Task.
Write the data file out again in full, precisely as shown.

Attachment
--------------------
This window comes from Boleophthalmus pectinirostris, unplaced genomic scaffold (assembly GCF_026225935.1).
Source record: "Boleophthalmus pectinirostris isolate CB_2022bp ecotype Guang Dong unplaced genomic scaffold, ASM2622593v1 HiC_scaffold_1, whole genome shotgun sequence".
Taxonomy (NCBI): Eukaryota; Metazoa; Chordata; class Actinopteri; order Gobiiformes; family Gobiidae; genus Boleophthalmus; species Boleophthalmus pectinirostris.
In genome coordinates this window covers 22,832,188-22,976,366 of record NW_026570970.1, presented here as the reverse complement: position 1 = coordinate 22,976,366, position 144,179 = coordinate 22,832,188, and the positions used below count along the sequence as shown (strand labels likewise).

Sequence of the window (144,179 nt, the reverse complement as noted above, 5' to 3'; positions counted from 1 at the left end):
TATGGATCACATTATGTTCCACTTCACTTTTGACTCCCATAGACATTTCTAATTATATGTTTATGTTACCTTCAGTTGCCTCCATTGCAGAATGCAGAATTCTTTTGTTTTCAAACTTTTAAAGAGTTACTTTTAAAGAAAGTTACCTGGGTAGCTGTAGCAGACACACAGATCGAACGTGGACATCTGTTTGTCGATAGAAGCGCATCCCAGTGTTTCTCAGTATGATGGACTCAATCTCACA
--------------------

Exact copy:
This window comes from Boleophthalmus pectinirostris, unplaced genomic scaffold (assembly GCF_026225935.1).
Source record: "Boleophthalmus pectinirostris isolate CB_2022bp ecotype Guang Dong unplaced genomic scaffold, ASM2622593v1 HiC_scaffold_1, whole genome shotgun sequence".
Taxonomy (NCBI): Eukaryota; Metazoa; Chordata; class Actinopteri; order Gobiiformes; family Gobiidae; genus Boleophthalmus; species Boleophthalmus pectinirostris.
In genome coordinates this window covers 22,832,188-22,976,366 of record NW_026570970.1, presented here as the reverse complement: position 1 = coordinate 22,976,366, position 144,179 = coordinate 22,832,188, and the positions used below count along the sequence as shown (strand labels likewise).

Sequence of the window (144,179 nt, the reverse complement as noted above, 5' to 3'; positions counted from 1 at the left end):
TATGGATCACATTATGTTCCACTTCACTTTTGACTCCCATAGACATTTCTAATTATATGTTTATGTTACCTTCAGTTGCCTCCATTGCAGAATGCAGAATTCTTTTGTTTTCAAACTTTTAAAGAGTTACTTTTAAAGAAAGTTACCTGGGTAGCTGTAGCAGACACACAGATCGAACGTGGACATCTGTTTGTCGATAGAAGCGCATCCCAGTGTTTCTCAGTATGATGGACTCAATCTCACA